522. Los Trancos Trail (08/26/06)
Hikers (18): Carissa, David, Edita, Frank, George, Harvey, Hima, Janice, Jeff, Julia, Matthew, Padraig, Paul, Rudi, Sabine, Sparky, Steve, Sue
Distance: 15 miles
Rating: 3 difficulty, 8 beauty
Park info: Foothills Park near Palo Alto
Write-up by Steve -- Pictures by George and Janice
I had previously failed to find the famed South-East Passage into Palo Alto's precious Foothills Park via Arastradero. It's not hard to find if you realize that the Arastradero map is tilted at an angle, but that wasn't the biggest problem: Palo Alto wanted to keep the park to itself, declaring "Foothills Park is open to Palo Alto residents and their guests only. Proof of residency is required." The nerve!
Recently, someone negotiated to open a "Bay to Foothills" trail that goes from Arastradero to Los Trancos OSP through Foothill. Reconnaissance from Sabine and Rudi confirmed that the trail was open (and signed), contrary to the website. Apparently Palo Alto figured the two mile hike required to get to the edge of the park was enough to deter the unwashed. This is probably true, but INCH is an especially unwashed group. The park still prohibits horses and bikes.
We took care of Arastradero in short order. We made it a little more challenging by going over a side hill rather than straight down the creek trail. Edita, who knew the park, immediately protested that the route was just "extra elevation", as if that were a bad thing.
Soon we breached Foothills Park at Gate D. The Anticipation! After imagining the Willy-Wonkan delights that Palo Alto was keeping to itself, I could hardly wait to enter. Wanting to remain inconspicuous among the well-heeled, I donned a tie.
After a short hike down a road, we passed a large interpretive center and crossed a grassy field to pick up the 7.5 mile Los Trancos Loop. The sign said the route would take 5 hours. This is probably accurate when taking the trail via sedan chair. The trail climbed up and over a ridge, and then went down to Los Trancos Creek on the other side. Contrary to popular belief, Palo Alto residents cannot walk on water, necessitating 21 bridges along the way. All-in-all, a well designed and nicely shaded trail. We never saw the junction for whatever trail continues into Los Trancos OSP.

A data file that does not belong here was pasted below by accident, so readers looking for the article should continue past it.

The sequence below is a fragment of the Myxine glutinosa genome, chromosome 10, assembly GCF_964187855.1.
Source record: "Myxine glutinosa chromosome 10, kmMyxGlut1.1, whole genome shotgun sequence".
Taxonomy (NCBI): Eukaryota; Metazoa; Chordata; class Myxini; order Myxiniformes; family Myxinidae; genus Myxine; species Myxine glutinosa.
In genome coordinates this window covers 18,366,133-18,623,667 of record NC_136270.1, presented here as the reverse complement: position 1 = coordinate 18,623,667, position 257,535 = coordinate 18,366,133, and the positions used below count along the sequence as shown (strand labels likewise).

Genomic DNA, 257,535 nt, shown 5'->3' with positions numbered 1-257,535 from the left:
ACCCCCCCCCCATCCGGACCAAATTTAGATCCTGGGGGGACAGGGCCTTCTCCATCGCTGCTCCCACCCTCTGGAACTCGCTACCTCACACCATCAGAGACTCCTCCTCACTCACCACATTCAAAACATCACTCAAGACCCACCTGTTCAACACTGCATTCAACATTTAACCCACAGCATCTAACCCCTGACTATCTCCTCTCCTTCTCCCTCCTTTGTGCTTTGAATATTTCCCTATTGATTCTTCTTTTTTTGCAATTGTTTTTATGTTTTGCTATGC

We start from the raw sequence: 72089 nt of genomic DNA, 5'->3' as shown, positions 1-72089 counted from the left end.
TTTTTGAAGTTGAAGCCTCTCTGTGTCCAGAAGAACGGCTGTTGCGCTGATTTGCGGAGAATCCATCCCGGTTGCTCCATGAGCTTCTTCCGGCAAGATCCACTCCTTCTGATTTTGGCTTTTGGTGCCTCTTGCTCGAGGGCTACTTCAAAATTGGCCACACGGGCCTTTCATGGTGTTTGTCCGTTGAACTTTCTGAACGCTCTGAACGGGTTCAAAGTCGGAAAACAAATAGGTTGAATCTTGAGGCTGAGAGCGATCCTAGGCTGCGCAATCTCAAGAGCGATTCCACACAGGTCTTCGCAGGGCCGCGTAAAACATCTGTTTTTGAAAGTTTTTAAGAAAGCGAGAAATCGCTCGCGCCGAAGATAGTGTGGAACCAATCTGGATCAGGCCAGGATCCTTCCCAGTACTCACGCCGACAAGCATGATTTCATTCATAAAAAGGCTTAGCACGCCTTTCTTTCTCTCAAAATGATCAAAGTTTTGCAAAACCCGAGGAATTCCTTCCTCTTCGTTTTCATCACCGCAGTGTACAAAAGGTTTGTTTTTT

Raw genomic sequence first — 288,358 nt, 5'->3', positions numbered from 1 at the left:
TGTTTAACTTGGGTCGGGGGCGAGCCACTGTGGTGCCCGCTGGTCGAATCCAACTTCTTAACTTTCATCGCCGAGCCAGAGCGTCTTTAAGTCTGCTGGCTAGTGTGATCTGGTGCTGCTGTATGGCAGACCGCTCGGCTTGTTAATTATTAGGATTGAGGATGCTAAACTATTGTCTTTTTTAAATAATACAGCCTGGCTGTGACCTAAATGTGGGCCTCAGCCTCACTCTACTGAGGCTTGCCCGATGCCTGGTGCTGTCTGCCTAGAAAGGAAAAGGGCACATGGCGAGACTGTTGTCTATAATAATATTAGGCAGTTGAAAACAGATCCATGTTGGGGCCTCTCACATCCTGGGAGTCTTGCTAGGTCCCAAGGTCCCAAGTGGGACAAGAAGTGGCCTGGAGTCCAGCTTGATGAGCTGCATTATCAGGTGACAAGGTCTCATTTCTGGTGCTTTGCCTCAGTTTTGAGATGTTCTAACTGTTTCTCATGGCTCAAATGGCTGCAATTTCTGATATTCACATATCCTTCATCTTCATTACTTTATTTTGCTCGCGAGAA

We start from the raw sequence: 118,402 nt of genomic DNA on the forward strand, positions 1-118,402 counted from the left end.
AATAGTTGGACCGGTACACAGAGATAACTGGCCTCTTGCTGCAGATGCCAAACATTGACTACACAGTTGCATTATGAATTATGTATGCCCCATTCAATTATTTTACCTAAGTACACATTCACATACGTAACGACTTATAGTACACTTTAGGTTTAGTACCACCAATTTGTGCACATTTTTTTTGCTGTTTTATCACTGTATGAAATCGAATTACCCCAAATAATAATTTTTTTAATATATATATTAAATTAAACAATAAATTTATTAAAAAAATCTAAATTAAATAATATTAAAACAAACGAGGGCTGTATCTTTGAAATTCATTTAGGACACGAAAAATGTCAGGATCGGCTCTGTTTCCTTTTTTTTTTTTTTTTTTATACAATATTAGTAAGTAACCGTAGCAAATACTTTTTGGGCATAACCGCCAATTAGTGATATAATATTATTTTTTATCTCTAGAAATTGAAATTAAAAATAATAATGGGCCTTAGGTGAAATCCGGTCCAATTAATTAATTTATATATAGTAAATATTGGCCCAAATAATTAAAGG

There was one nice spot along the trail for lunch. When I was there, it was being occupied by two women, but it looks like INCH scared them off.
With less than a mile left on the Los Trancos Loop, we ran into Julia and Frank. We had started fifteen minutes late, and it seems they showed up about seventeen minutes late. I had left a map for them, but they didn't see it, so they had already bumbled around the north part of Foothills trying to find the right route. Like good INCHers, they decided to continue the loop in the reverse direction, and we traded maps (my photocopied map with the route highlighted in exchange for their official map). Somehow, getting the "real" Foothills map was a minor highlight.
I tried to keep everyone at the Toyon trail/bridge with the hopes of improving our odds of not getting lost on next few tricky sections. After waiting a long time, however, a traitorous group led by Sabine and George peeled off. Bastards! Once everyone else got together, the second group hiked out. Less than thirty minutes later, half the second group had taken the wrong route despite seeing the arrow I left. Minutes later, front-runners Hima and Matthew missed the next unsigned turn. We called them back, and soon spied the lost group walking across the grass along Boronda Lake.
Reassembled, we headed up to the heady 950 ft Vista Hill. This is an odd spot, with inlaid compass art and little pipes to espy remote peaks. It looked expensive. But the highlight (at least for Harvey) was a well-lacquered bench near the summit.
We lost David for a bit, but once we found him, the second group set off to find the way back into Arastradero. All in all, Foothills is a nice park, but a little disappointing. Where were the streams of chocolate sauce and the post-hike spa? Still, we have to take our hats off to Palo Alto for taking care of the park, and it's great knowing that most people still can't get in, even though we can. Now I know how the other half feels--it's great!
Jeff's 20th leaf
Pages maintained by Steve Walstra, Peter Saviz, and Russell Gee.
©2020 Intrepid Northern California Hikers